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The Vikings made history on Saturday by overcoming the largest deficit in league history with a victory. Down 33-0 at halftime, the Vikings eventually tied the game at 36 and won it in overtime.

Quarterback Kirk Cousins ​​didn’t realize he was engineering history. He believed the Bills (backed that day by fired Colts coach Frank Reich) erased a 35-0 deficit to beat the Oilers in the 1992 playoffs.

“I knew it was 35-3,” Cousins ​​told Albert Briere of “I knew it was 35-3, but I thought it was 35-0 before it was 35-3.”

It was the second epic game of the year for the Vikings, five weeks after a 33-30 overtime epic on the same field where Oilers-Bills took place nearly 30 years ago. Coupled with the many other wafer-thin margins for Minnesota this year, it contributes to the feeling that they have something special.

“It just doesn’t happen to normal people,” Cousins ​​told Briere. “And this team has rarely been around and shown an uncommon level of chemistry, toughness toward each other, and I think it showed today.”

When that happened in Week 10, there was a temporary sense that the Vikings were the 2022 Team of Destiny. And then, just one week later, they were blown out by the Cowboys at home, 40-3. It was the Vikings’ worst loss in Minnesota since John F. Kennedy was president.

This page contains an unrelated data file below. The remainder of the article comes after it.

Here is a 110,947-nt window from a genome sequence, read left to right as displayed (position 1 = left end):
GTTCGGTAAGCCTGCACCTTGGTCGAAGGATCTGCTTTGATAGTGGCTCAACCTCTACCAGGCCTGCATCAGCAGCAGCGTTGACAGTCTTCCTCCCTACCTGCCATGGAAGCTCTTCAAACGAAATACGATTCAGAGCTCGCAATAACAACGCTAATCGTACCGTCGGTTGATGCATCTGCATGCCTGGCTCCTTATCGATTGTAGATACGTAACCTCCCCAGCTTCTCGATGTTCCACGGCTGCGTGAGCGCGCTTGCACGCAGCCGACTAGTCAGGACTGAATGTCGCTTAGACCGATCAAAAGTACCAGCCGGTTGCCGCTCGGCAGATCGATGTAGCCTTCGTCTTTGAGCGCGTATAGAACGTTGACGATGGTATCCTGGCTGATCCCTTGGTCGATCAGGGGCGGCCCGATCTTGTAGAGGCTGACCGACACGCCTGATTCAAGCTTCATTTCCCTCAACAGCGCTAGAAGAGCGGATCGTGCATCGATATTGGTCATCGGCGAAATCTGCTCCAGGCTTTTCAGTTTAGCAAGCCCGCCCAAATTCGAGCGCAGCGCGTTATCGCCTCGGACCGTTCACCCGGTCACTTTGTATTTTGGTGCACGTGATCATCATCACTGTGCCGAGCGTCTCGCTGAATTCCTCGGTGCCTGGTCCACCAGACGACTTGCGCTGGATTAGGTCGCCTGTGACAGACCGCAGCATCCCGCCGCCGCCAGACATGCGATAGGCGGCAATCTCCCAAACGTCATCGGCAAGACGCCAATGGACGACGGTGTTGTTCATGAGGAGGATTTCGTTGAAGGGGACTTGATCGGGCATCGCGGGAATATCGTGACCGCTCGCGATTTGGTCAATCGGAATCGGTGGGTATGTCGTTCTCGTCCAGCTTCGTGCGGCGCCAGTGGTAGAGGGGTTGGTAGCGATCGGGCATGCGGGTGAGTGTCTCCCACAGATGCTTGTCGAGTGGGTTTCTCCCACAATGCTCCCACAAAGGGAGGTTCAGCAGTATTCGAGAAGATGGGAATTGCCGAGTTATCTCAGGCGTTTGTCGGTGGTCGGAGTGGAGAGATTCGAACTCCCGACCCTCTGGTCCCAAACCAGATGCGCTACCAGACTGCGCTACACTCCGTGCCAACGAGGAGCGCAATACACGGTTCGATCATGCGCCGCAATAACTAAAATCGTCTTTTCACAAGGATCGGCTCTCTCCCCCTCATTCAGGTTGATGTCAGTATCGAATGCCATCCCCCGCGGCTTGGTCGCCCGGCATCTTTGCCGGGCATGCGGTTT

This time, the win clinched a division title that looked more than a little sloppy. But the Vikings are still facing a No. 2 seed at best, barring an epic, late-season collapse by the Eagles. And with the 49ers reeling off seven straight, the No. 2 seed is far from guaranteed, meaning the divisional round could consist of another trip to Santa Clara, where the Vikings were blown out by a 49ers team in 2019. , which can actually be. even better now.

So, as much as the Vikings proved they still have a horse on their ass by beating Indy after falling behind 33-0, they’re going to need a lot more luck to get this thing past the district round. .

Maybe after yesterday they are convinced they can get lucky when and where they need to.


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